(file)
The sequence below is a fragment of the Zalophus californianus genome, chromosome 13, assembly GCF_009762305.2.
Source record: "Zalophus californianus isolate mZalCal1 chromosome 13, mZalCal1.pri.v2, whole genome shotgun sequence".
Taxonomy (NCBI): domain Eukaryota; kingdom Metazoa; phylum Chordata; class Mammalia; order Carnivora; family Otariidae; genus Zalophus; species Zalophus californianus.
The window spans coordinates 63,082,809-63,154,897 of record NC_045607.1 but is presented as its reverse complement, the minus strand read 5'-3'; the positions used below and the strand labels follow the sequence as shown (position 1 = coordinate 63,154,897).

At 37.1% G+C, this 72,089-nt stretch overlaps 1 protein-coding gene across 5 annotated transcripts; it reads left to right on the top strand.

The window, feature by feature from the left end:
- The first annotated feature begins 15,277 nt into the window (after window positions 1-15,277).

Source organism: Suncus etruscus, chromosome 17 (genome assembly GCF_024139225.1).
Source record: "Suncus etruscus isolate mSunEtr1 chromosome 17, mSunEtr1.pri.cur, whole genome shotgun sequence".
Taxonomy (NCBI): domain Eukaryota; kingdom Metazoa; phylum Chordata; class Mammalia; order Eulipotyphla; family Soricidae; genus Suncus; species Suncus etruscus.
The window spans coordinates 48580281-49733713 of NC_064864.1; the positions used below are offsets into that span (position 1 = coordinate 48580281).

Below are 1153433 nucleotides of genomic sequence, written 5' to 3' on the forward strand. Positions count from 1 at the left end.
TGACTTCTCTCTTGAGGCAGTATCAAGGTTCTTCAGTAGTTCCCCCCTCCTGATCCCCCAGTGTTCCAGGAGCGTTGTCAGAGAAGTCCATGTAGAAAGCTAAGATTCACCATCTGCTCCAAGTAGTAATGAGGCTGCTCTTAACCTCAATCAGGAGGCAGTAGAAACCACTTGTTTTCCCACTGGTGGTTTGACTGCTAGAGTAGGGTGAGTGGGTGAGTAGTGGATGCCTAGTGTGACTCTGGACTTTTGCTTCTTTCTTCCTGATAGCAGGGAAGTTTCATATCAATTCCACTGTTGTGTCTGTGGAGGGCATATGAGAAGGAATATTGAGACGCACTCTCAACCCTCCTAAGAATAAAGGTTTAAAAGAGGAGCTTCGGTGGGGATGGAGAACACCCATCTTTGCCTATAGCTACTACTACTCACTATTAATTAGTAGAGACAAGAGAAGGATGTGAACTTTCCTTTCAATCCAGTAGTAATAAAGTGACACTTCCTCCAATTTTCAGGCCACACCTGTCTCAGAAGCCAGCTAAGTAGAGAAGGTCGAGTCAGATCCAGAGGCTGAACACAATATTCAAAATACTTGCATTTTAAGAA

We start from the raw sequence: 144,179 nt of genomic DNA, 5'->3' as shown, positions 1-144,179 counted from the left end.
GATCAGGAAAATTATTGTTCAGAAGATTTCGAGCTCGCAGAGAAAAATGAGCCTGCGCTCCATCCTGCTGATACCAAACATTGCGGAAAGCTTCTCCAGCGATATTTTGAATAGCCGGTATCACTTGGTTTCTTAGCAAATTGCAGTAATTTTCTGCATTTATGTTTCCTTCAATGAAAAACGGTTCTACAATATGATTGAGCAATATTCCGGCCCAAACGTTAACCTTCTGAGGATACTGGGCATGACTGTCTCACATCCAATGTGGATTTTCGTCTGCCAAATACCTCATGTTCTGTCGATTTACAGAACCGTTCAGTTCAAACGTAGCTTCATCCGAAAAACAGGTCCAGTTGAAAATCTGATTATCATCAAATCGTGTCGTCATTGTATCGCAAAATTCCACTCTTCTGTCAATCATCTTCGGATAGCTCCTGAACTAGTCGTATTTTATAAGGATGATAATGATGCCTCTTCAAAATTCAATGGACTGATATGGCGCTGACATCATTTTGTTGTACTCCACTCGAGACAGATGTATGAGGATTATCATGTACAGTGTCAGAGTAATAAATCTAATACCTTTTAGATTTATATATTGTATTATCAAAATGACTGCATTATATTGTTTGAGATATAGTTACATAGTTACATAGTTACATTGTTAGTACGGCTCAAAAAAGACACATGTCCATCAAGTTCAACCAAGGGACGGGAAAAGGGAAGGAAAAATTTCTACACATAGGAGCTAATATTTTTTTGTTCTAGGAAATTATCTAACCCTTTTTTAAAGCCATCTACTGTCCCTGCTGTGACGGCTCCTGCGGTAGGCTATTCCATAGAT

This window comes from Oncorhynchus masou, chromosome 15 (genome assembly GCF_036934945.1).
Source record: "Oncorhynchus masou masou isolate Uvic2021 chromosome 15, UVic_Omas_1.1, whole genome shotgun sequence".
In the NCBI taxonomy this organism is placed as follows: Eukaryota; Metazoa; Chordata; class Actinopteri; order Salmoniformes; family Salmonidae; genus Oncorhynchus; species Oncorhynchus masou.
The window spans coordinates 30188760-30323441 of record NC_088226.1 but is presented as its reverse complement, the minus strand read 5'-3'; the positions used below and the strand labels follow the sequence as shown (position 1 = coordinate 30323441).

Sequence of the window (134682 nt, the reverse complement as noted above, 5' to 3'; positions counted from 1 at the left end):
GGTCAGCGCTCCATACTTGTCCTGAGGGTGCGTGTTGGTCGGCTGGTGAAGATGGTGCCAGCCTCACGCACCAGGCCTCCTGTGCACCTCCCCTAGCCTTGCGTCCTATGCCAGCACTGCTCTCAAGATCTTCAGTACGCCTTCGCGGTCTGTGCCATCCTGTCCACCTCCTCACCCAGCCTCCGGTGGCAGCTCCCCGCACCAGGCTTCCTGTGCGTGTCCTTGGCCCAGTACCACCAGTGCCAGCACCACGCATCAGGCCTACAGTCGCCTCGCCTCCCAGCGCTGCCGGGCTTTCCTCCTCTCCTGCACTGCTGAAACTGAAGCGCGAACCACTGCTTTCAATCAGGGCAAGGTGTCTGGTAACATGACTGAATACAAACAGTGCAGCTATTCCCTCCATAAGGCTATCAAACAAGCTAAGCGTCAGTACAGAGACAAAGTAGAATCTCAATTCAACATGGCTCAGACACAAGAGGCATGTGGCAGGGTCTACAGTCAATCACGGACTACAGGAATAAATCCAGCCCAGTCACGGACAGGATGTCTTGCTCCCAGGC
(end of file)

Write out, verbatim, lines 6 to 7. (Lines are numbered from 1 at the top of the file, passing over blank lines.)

The window, feature by feature from the left end:
- The first annotated feature begins 15,277 nt into the window (after window positions 1-15,277).